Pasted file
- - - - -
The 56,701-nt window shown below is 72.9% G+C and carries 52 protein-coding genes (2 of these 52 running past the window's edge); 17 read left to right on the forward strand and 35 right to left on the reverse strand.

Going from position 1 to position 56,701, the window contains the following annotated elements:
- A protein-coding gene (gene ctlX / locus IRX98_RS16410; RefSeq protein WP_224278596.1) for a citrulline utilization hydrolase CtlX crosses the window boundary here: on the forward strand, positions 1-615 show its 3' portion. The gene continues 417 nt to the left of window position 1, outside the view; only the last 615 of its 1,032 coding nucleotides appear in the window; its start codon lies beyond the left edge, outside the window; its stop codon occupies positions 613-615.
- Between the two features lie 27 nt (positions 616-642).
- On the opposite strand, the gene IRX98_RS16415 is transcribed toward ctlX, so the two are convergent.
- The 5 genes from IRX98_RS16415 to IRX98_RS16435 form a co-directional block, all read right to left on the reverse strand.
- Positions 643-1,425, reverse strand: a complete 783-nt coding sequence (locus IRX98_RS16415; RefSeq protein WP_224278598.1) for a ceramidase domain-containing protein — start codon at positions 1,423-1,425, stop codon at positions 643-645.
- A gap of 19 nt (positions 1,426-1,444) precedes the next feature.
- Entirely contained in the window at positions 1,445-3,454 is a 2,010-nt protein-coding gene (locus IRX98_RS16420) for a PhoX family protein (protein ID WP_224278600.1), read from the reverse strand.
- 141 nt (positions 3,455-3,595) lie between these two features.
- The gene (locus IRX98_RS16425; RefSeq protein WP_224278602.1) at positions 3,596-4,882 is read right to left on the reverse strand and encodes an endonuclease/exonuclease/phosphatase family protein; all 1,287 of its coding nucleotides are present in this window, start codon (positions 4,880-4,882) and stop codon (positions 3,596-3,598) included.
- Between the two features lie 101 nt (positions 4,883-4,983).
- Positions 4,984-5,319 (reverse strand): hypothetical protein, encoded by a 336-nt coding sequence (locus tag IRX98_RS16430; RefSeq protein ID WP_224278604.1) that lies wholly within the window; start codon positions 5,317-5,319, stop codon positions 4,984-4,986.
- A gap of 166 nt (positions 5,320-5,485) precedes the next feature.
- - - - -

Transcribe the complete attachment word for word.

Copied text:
The 56,701-nt window shown below is 72.9% G+C and carries 52 protein-coding genes (2 of these 52 running past the window's edge); 17 read left to right on the forward strand and 35 right to left on the reverse strand.

Going from position 1 to position 56,701, the window contains the following annotated elements:
- A protein-coding gene (gene ctlX / locus IRX98_RS16410; RefSeq protein WP_224278596.1) for a citrulline utilization hydrolase CtlX crosses the window boundary here: on the forward strand, positions 1-615 show its 3' portion. The gene continues 417 nt to the left of window position 1, outside the view; only the last 615 of its 1,032 coding nucleotides appear in the window; its start codon lies beyond the left edge, outside the window; its stop codon occupies positions 613-615.
- Between the two features lie 27 nt (positions 616-642).
- On the opposite strand, the gene IRX98_RS16415 is transcribed toward ctlX, so the two are convergent.
- The 5 genes from IRX98_RS16415 to IRX98_RS16435 form a co-directional block, all read right to left on the reverse strand.
- Positions 643-1,425, reverse strand: a complete 783-nt coding sequence (locus IRX98_RS16415; RefSeq protein WP_224278598.1) for a ceramidase domain-containing protein — start codon at positions 1,423-1,425, stop codon at positions 643-645.
- A gap of 19 nt (positions 1,426-1,444) precedes the next feature.
- Entirely contained in the window at positions 1,445-3,454 is a 2,010-nt protein-coding gene (locus IRX98_RS16420) for a PhoX family protein (protein ID WP_224278600.1), read from the reverse strand.
- 141 nt (positions 3,455-3,595) lie between these two features.
- The gene (locus IRX98_RS16425; RefSeq protein WP_224278602.1) at positions 3,596-4,882 is read right to left on the reverse strand and encodes an endonuclease/exonuclease/phosphatase family protein; all 1,287 of its coding nucleotides are present in this window, start codon (positions 4,880-4,882) and stop codon (positions 3,596-3,598) included.
- Between the two features lie 101 nt (positions 4,883-4,983).
- Positions 4,984-5,319 (reverse strand): hypothetical protein, encoded by a 336-nt coding sequence (locus tag IRX98_RS16430; RefSeq protein ID WP_224278604.1) that lies wholly within the window; start codon positions 5,317-5,319, stop codon positions 4,984-4,986.
- A gap of 166 nt (positions 5,320-5,485) precedes the next feature.